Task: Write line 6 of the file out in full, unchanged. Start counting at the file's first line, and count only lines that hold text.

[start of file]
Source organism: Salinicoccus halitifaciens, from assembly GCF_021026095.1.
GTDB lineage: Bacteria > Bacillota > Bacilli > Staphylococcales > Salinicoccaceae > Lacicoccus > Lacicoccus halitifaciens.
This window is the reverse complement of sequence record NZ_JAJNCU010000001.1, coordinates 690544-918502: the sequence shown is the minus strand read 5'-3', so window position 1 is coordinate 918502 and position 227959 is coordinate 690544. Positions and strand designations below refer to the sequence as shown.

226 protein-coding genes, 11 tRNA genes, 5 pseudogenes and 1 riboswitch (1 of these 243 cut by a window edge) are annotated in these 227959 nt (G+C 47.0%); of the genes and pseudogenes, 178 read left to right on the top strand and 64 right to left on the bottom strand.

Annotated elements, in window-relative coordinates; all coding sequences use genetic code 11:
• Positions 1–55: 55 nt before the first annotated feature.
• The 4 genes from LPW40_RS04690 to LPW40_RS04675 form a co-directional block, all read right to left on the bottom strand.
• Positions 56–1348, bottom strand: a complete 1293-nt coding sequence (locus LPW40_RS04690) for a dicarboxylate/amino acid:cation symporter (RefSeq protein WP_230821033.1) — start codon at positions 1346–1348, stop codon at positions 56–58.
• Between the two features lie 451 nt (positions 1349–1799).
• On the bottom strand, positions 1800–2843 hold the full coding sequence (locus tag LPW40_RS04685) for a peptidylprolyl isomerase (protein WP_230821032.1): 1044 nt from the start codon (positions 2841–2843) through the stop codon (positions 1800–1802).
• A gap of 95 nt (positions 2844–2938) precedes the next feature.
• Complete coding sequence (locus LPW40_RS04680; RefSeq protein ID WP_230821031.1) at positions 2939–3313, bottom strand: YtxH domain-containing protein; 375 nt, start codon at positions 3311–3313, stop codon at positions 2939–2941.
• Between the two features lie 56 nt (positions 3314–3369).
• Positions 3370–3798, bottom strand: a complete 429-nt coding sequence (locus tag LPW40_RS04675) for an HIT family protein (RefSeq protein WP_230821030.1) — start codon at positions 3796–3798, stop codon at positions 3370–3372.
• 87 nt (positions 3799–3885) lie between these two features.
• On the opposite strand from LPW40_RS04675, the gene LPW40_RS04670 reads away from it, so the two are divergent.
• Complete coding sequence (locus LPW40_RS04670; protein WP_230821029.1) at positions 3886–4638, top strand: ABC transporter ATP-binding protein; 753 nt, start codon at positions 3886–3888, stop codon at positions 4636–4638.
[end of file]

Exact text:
• Positions 1–55: 55 nt before the first annotated feature.